Oct 27, 2008: Officials to monitor Davis-Besse plant this week
Pipe leak posed no health threat

The containment tower at Davis-Besse
OAK HARBOR -- "A pipe leak that occurred at Davis-Besse Nuclear Power Plant was not considered a threat to public health, according to a spokesman with FirstEnergy, the plant’s owner. Advertisement Todd Schneider, a spokesman for FirstEnergy, said Sunday the plant was not evacuated and will not be on shutdown, 'but officials will be monitoring and performing testing on the site this week.' Schneider said the 3-inch carbon steel pipe was leaking tritium, a 'slightly radioactive' substance," Leslie Bixler, Port Clinton News Herald.

OAK HARBOR -- Radioactive material leaking from Davis-Besse, Tom Henry, Toledo Blade. Published October 24.

Sep 1, 2008: Ducking responsibility

TOLEDO -- "In the end, not one FirstEnergy bigwig was held to account personally for the near-calamity that shut down the Davis-Besse power plant in 2002. Instead, two former workers have now taken the fall for lying to the Nuclear Regulatory Commission about what turned out to be the worst corrosion damage ever found on a U.S. nuclear reactor. But, as we have pointed out before, anyone who believes that the utility's senior managers and executives were entirely in the dark about what the three underlings were up to is arguably as naive as government regulators who trust utilities to police themselves. It seems highly improbable that any of the trio charged in the Davis-Besse case could have, or would have, acted on their own to keep the plant operating past a scheduled shutdown without any direct or implied nudge from higher-ups. Yet with the final verdict in the seven-year saga now rendered against a former nuclear plant engineer, we may never know what the bosses knew," editorial,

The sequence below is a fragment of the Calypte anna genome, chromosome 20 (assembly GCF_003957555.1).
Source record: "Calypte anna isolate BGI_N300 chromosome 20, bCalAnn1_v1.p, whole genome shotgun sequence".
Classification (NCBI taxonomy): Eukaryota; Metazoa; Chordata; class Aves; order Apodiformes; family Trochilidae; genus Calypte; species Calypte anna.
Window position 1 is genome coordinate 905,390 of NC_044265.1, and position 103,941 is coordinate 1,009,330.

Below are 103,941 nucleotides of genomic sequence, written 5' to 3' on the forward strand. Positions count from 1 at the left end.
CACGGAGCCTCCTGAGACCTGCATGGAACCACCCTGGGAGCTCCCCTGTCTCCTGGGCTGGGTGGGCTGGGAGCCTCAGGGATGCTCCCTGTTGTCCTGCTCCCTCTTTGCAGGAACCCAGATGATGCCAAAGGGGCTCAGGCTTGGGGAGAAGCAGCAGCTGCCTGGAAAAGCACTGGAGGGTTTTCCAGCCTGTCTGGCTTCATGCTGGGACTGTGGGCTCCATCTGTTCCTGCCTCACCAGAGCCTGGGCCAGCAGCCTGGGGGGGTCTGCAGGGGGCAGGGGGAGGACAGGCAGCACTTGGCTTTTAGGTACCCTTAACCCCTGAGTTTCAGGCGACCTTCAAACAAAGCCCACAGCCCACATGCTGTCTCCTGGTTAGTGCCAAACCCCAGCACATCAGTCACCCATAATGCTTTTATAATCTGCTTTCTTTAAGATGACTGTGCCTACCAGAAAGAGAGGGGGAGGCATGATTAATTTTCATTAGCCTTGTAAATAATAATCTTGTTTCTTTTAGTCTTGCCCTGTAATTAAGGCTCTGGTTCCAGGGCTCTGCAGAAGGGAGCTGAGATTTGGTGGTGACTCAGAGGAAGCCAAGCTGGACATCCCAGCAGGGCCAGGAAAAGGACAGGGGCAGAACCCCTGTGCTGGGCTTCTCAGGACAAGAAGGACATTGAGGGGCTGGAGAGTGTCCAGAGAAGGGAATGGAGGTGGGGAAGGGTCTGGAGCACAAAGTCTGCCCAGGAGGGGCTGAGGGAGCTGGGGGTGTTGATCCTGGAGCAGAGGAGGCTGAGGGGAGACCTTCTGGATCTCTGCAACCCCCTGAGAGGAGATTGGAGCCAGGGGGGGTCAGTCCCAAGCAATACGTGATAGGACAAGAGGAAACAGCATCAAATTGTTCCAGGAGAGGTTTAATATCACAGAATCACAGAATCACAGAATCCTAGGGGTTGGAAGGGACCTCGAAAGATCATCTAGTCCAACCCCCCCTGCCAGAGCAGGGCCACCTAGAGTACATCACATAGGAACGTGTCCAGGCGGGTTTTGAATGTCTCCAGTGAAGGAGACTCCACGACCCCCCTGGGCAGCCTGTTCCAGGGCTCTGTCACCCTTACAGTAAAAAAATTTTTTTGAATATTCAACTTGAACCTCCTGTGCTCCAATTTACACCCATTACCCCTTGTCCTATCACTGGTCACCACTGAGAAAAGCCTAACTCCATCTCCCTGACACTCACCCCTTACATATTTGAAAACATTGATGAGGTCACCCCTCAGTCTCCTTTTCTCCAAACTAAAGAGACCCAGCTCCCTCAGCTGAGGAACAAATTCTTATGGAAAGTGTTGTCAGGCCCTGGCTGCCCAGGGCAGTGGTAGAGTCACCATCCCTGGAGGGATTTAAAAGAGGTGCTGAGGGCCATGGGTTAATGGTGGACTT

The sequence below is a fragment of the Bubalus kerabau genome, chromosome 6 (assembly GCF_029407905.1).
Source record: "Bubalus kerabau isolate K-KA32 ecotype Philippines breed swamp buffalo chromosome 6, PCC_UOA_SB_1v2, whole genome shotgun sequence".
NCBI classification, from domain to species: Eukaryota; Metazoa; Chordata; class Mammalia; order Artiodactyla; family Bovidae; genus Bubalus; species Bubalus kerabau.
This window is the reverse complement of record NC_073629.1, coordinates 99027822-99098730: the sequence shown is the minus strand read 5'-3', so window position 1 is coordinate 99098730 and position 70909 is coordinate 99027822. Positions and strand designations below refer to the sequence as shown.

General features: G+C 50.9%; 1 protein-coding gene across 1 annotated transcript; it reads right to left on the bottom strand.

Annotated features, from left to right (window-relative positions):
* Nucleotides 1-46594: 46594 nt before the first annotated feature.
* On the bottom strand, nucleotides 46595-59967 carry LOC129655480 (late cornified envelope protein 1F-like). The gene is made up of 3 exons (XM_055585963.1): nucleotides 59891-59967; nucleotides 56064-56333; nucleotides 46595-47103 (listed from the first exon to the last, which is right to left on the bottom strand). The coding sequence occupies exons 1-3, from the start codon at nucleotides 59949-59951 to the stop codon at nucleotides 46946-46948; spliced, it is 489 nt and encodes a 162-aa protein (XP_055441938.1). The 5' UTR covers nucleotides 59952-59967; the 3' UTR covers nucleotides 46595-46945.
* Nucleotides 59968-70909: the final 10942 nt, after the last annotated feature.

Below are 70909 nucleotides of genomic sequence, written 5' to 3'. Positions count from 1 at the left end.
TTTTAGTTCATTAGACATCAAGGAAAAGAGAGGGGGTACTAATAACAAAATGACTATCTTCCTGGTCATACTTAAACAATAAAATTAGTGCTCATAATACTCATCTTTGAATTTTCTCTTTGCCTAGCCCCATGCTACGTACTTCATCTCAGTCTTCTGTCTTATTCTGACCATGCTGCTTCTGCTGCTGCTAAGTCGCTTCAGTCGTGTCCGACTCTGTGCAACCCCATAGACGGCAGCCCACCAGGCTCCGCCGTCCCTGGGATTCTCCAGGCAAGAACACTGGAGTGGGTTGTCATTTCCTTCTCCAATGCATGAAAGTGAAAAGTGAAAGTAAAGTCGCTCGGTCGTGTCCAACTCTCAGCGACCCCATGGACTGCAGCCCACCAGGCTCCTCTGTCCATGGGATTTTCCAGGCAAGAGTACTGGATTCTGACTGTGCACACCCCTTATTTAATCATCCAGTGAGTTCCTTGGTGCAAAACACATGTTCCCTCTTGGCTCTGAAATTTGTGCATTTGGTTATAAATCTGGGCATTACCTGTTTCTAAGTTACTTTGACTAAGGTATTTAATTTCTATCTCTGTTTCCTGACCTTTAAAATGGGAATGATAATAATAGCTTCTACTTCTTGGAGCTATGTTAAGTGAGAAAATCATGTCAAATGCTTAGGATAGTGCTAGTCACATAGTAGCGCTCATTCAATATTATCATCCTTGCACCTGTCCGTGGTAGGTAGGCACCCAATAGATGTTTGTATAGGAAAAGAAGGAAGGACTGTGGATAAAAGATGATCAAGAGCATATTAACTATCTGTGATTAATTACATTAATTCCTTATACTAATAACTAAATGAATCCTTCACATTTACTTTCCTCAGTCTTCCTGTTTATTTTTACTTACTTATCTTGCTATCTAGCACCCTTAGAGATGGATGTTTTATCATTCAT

Aug 27, 2008: Ex-engineer found guilty of concealing Davis-Besse dangers

TOLEDO -- "Former FirstEnergy Corp. engineer Andrew Siemaszko was convicted yesterday on three of five counts of intentionally misleading federal regulators about the danger at the Davis-Besse nuclear plant in Ottawa County in 2001. The verdicts were the final ones in a seven-year saga that has had national implications for the nuclear industry as it plans for a rebirth to help meet America's rising energy needs," Tom Henry, Toledo Blade.

TOLEDO -- Ohio nuclear engineer convicted of lying about cracks in reactor, "Siemaszko has supporters who do not believe that he is guilty as charged. The Union of Concerned Scientists and the advocacy group Ohio Citizen Action both say Siemaszko is innocent. Ohio Citizen Action composed a letter for its followers to send to government officials that says, 'The records of Mr. Siemaszko's actions show that he was carrying out his job of cleaning the reactor head in good faith until management brought a halt to the work. By FirstEnergy's own admission, the root cause of the problem began in the mid-1990s, several years before Mr. Siemaszko was even employed at the plant,'" Environmental News Service.

Aug 23, 2008: Jury reconvenes next week in Davis-Besse trial
Engineer charged with lying